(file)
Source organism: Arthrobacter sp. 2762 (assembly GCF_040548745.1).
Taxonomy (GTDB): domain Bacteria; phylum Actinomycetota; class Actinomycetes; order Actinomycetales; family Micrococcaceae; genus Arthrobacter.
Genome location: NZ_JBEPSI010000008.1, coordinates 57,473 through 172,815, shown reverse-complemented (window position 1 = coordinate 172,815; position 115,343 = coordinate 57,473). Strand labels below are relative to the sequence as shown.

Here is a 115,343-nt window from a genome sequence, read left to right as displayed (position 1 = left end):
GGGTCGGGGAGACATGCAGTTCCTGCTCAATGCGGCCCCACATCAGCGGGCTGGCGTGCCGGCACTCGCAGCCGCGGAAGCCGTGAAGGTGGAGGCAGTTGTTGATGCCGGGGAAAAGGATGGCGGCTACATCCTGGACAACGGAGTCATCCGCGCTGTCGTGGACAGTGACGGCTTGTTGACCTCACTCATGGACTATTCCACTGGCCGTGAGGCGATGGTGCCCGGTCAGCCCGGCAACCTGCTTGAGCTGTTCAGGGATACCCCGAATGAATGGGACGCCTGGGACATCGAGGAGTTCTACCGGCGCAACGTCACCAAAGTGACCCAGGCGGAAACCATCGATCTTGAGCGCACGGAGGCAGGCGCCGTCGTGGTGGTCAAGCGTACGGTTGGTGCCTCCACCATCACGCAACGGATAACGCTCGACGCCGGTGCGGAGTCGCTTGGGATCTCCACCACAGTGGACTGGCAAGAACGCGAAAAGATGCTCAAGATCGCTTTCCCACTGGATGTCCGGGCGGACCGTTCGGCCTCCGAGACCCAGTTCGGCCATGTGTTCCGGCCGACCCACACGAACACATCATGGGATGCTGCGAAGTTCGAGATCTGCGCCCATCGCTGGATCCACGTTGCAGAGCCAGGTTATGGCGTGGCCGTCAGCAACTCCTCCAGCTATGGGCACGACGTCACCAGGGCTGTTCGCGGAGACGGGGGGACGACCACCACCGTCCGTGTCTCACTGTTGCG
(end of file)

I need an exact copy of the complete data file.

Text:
Source organism: Arthrobacter sp. 2762 (assembly GCF_040548745.1).
Taxonomy (GTDB): domain Bacteria; phylum Actinomycetota; class Actinomycetes; order Actinomycetales; family Micrococcaceae; genus Arthrobacter.
Genome location: NZ_JBEPSI010000008.1, coordinates 57,473 through 172,815, shown reverse-complemented (window position 1 = coordinate 172,815; position 115,343 = coordinate 57,473). Strand labels below are relative to the sequence as shown.

Here is a 115,343-nt window from a genome sequence, read left to right as displayed (position 1 = left end):
GGGTCGGGGAGACATGCAGTTCCTGCTCAATGCGGCCCCACATCAGCGGGCTGGCGTGCCGGCACTCGCAGCCGCGGAAGCCGTGAAGGTGGAGGCAGTTGTTGATGCCGGGGAAAAGGATGGCGGCTACATCCTGGACAACGGAGTCATCCGCGCTGTCGTGGACAGTGACGGCTTGTTGACCTCACTCATGGACTATTCCACTGGCCGTGAGGCGATGGTGCCCGGTCAGCCCGGCAACCTGCTTGAGCTGTTCAGGGATACCCCGAATGAATGGGACGCCTGGGACATCGAGGAGTTCTACCGGCGCAACGTCACCAAAGTGACCCAGGCGGAAACCATCGATCTTGAGCGCACGGAGGCAGGCGCCGTCGTGGTGGTCAAGCGTACGGTTGGTGCCTCCACCATCACGCAACGGATAACGCTCGACGCCGGTGCGGAGTCGCTTGGGATCTCCACCACAGTGGACTGGCAAGAACGCGAAAAGATGCTCAAGATCGCTTTCCCACTGGATGTCCGGGCGGACCGTTCGGCCTCCGAGACCCAGTTCGGCCATGTGTTCCGGCCGACCCACACGAACACATCATGGGATGCTGCGAAGTTCGAGATCTGCGCCCATCGCTGGATCCACGTTGCAGAGCCAGGTTATGGCGTGGCCGTCAGCAACTCCTCCAGCTATGGGCACGACGTCACCAGGGCTGTTCGCGGAGACGGGGGGACGACCACCACCGTCCGTGTCTCACTGTTGCG